Kosovo Glocal “Getting by in Gorazdevac”

Our cooperating partner Kosovo Glocal, presents their latest piece, ‘Getting by in Gorazdevac,’ a longform reportage detailing the everyday life of the Serbian community residing in this village.

Spending weeks in Gorazdevac, just outside Peja, the author Ilir Gashi learned about the patterns of life in this sleepy village where the square is usually empty, as people flock to the other side of the main street where most of the village’s informal institutions are located. There you will find two small village stores, one opposite the other, where locals drink their beer; a small bus stop with a wooden bench; a coffee vending machine (the only place in the village where you can have an espresso); and a small kiosk. And in this kiosk, or around it, you will find Aunt Ljilja. Her role in this community is simple, yet more important than any other: “Selling bread to the hungry”. Every day, from seven in the morning to seven in the evening, Ljilja sells bread to the hungry, even on Sundays, because people get hungry on Sundays too. That’s how it’s been for the last 20 years.

Gashi also observed the Serbian parallel system in effect, the financial lifeline it provides for an impoverished place, but also the opportunities it creates for clientelism. While some benefit from no-show jobs in the public sector, others work two or three jobs to make ends meet.

Many houses in Gorazdevac are in ruins or only slightly better. Some display ‘FOR SALE’ signs in giant letters, while others are modern and well-maintained. People told him that the village was increasingly struggling with drought, water restrictions, dried-up wells, and the destruction of the nearby Bistrica River due to illegal sand mining. Several farmers utilized potable water for irrigating their fields, while others illicitly tapped into the pipelines.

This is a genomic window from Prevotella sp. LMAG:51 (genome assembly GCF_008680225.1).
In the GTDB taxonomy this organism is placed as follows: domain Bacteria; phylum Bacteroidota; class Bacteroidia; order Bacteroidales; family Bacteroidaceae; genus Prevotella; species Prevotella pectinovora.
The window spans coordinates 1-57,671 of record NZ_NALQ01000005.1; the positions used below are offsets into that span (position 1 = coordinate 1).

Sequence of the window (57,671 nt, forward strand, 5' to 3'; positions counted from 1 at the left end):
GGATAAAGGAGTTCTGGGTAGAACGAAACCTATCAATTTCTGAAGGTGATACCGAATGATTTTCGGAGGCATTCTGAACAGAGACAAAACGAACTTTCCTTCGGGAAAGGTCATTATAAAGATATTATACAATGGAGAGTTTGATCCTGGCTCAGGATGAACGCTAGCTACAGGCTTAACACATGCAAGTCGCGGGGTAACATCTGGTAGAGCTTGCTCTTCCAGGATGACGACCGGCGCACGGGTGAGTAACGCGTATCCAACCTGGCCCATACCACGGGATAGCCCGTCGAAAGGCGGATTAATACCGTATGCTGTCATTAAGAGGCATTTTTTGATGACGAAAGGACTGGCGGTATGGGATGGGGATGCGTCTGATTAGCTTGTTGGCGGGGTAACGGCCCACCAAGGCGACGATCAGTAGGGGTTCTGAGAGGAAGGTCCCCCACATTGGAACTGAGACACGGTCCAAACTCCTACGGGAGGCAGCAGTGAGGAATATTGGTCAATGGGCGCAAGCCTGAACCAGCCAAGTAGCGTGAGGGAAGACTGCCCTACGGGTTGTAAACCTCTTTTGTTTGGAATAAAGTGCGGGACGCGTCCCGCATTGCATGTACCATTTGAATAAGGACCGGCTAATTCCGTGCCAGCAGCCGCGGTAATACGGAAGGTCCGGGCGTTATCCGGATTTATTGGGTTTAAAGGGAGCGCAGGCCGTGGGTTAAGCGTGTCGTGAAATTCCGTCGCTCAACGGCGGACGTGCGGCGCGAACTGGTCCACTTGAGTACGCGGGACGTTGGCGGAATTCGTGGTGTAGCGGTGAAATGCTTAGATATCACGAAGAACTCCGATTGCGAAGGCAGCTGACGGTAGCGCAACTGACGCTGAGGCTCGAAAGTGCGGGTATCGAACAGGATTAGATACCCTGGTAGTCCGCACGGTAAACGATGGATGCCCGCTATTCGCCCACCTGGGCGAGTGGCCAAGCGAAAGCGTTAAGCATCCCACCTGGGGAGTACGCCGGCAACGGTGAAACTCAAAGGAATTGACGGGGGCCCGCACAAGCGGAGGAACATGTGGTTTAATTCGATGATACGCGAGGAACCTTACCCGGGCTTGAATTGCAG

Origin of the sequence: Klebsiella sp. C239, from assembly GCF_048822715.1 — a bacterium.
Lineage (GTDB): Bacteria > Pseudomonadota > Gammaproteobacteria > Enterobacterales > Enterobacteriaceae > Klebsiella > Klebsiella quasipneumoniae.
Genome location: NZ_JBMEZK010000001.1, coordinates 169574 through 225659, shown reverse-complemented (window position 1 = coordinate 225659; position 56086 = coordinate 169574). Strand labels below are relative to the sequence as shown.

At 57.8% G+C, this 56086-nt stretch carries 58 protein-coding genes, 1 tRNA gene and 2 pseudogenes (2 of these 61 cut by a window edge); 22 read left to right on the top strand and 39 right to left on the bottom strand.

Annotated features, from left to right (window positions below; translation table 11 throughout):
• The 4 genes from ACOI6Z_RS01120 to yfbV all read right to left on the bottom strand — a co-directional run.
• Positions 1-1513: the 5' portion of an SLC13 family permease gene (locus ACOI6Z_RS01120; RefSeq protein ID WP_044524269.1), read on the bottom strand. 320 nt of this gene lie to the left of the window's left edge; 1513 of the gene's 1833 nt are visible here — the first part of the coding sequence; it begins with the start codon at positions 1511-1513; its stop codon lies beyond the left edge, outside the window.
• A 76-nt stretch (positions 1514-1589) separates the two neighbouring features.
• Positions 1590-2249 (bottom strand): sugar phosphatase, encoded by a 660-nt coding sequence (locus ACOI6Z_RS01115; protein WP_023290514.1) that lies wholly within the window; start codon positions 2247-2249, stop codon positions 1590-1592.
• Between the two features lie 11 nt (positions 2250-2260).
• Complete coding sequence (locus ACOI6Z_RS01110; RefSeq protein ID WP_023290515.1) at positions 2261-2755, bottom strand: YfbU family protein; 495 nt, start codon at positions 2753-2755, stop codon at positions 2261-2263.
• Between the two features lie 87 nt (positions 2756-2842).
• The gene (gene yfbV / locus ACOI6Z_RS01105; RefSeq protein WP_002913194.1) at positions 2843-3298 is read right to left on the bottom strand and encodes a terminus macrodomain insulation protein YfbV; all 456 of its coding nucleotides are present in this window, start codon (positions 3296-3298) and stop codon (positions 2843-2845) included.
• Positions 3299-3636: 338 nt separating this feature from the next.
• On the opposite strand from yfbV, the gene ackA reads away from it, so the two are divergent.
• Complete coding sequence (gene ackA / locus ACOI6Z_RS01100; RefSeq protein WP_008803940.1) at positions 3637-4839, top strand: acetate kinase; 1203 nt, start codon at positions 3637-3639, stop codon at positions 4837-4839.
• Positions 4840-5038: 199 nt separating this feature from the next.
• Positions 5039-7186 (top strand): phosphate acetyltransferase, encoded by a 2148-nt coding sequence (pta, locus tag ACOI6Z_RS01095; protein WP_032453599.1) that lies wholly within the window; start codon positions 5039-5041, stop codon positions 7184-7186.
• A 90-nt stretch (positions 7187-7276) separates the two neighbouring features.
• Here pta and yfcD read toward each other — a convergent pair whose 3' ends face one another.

Locals from Gorazdevac have been going back and forth to Peja for years, most often for groceries, but also to get their hair cut, have their car fixed or for restaurant meals, as these amenities are unavailable in the village.

“My goal was to bring readers a view from deep inside the community — toward the community itself and toward the outside, meaning both Kosovo and Serbia — that wasn’t following any particular political agenda, which seems to be somewhat of a rarity both on the Serbian and Albanian side of media reporting.”

He extended his exploration to the local schools, the main bar “Podrum” and embarked on bus journeys to immerse himself in the rhythms of daily life, seeking a genuine understanding of the community’s pulse.

Read the full story at: Kosovo Glocal “Getting by in Gorazdevac” 

Photos: Atdhe Mulla / K2.0.


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